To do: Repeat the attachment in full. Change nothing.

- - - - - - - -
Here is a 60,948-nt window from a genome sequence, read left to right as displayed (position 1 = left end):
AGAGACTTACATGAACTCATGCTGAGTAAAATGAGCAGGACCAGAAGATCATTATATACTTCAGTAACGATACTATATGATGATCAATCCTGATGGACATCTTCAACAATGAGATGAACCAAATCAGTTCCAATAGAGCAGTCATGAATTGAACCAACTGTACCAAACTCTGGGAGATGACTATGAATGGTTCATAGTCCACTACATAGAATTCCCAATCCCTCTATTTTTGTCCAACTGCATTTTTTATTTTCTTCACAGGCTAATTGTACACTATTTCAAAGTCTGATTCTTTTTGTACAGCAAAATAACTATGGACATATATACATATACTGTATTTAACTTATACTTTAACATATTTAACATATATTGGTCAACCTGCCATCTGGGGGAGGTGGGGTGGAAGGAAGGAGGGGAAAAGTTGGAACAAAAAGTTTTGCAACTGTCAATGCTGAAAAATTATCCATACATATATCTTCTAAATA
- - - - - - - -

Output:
Here is a 60,948-nt window from a genome sequence, read left to right as displayed (position 1 = left end):
AGAGACTTACATGAACTCATGCTGAGTAAAATGAGCAGGACCAGAAGATCATTATATACTTCAGTAACGATACTATATGATGATCAATCCTGATGGACATCTTCAACAATGAGATGAACCAAATCAGTTCCAATAGAGCAGTCATGAATTGAACCAACTGTACCAAACTCTGGGAGATGACTATGAATGGTTCATAGTCCACTACATAGAATTCCCAATCCCTCTATTTTTGTCCAACTGCATTTTTTATTTTCTTCACAGGCTAATTGTACACTATTTCAAAGTCTGATTCTTTTTGTACAGCAAAATAACTATGGACATATATACATATACTGTATTTAACTTATACTTTAACATATTTAACATATATTGGTCAACCTGCCATCTGGGGGAGGTGGGGTGGAAGGAAGGAGGGGAAAAGTTGGAACAAAAAGTTTTGCAACTGTCAATGCTGAAAAATTATCCATACATATATCTTCTAAATA